Let’s imagine, a trader once made a profit when going long on a contract for difference (CFD) on Amazon (AMZN) shares. They now feel confident the price will likely continue rising, leading them to hold onto the position for too long, meaning that when its price trajectory changes there are significant losses.
Overconfidence could lead traders to ignore potential risks associated with an investment. For example, they may ignore the risk associated with a particular sector or industry and trade heavily in it. This could lead to significant losses if the sector or industry experiences a market correction.
Overconfidence bias could make traders believe that they may make quick profits through frequent trading. They may take more risks than they should and trade too frequently, leading to high transaction costs and lower returns. Overtrading could also lead to a lack of discipline in trading and increased susceptibility to making mistakes.
Failing to consider alternative viewpoints
Overconfidence bias may be linked to confirmation bias, where people seek out information that supports their beliefs while ignoring information that contradicts them. This could result in traders ignoring or missing important information and making decisions based on incomplete or inaccurate information,potentially leading to losses.
How to counteract overconfidence bias
There are ways people can consider if they want to overcome and counteract overconfidence bias. These could include:
Acknowledging it. Knowing that overconfidence exists could be the first step in tackling it.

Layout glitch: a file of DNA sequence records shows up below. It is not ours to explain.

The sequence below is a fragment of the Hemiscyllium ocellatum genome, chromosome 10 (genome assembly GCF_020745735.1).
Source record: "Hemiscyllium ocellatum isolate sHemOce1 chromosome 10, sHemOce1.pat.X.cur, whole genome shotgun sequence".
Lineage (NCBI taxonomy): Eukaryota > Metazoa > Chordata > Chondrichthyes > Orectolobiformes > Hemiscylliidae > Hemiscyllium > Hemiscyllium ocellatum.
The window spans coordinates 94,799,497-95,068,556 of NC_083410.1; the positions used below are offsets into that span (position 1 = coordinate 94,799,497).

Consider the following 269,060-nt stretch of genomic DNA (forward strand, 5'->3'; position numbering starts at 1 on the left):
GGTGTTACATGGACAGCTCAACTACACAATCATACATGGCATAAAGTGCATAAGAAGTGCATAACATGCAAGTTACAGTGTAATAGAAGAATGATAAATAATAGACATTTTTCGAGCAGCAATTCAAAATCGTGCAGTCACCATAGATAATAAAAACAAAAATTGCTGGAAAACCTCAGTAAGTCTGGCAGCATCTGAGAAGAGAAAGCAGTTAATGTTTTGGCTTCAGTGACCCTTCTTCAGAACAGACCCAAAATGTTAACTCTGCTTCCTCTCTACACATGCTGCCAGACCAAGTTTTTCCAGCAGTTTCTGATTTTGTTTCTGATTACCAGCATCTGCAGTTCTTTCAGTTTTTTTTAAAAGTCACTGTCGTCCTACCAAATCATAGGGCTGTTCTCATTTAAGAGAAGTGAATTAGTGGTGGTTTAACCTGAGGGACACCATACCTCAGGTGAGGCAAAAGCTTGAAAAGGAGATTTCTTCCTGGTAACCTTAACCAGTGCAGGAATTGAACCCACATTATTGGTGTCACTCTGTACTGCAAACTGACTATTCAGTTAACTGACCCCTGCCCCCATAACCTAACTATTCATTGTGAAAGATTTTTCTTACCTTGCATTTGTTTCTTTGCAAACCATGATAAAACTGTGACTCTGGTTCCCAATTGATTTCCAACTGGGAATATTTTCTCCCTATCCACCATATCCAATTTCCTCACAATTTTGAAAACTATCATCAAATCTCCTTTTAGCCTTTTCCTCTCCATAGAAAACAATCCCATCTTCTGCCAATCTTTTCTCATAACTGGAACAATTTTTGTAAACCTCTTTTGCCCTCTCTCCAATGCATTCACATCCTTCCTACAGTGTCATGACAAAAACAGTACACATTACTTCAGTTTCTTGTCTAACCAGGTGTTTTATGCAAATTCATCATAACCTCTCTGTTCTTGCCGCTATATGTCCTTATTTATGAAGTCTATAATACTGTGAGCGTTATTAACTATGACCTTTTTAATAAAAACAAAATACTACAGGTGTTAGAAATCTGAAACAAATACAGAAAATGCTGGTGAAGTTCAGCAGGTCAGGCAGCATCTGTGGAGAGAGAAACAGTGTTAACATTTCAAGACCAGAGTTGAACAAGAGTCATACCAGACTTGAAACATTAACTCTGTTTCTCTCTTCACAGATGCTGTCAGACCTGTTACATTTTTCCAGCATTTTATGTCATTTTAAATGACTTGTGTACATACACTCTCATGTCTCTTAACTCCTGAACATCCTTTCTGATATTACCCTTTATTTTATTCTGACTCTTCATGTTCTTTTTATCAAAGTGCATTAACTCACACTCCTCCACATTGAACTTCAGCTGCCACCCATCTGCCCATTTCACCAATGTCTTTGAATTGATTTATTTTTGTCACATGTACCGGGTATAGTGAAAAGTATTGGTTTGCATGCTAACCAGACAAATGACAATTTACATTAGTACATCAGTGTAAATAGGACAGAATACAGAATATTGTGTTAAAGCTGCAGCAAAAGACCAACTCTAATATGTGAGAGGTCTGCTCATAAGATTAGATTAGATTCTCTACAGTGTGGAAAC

Being realistic. Understanding that you do not always make the best decisions all the time could help guard against overconfidence bias.
Researching the market. Knowing that, very often, markets can do unexpected things could help someone understand the consequences of overconfidence.
Keeping a note of trades. A trader who records their trades could look over them, see where they went wrong, and gain a sense of perspective that could prevent overconfidence bias.
Being diligent. Doing their own research and trying to make trades based on facts, rather than emotions, coupled with regularly checking and updating their trading strategies could help stop someone from suffering overconfidence,
A simple overconfidence bias definition is that it is the tendency to overestimate one’s abilities, knowledge, or judgement, that could potentially lead to excessive confidence and risk-taking and result in significant losses. Traders and investors should be aware of the different types of overconfidence and take steps to avoid them, such as seeking out diverse sources of information, avoiding making trades based on emotions, and regularly reassessing their investment strategies.
By doing so, traders could minimise the risk of overconfidence bias and make more informed trading decisions.
What is overconfidence bias in simple terms?
Overconfidence bias is the tendency of people to think that they are more talented or knowledgeable than they actually are.
What is an example of overconfidence bias?
An example of overconfidence could be when someone continues to trade in one direction and ignores the signs that the market is moving in another direction because they overestimate their abilities.
What are the types of overconfidence?
Some types of overconfidence include wishful thinking, the illusion of control, timing optimism and over ranking.
Is overconfidence good or bad?
Overconfidence is a cognitive bias, which could lead to traders making mistakes.
What is the impact of overconfidence bias?
The impact of overconfidence bias could be that a trader makes errors, causing them to make a loss, because they had overestimated their own abilities.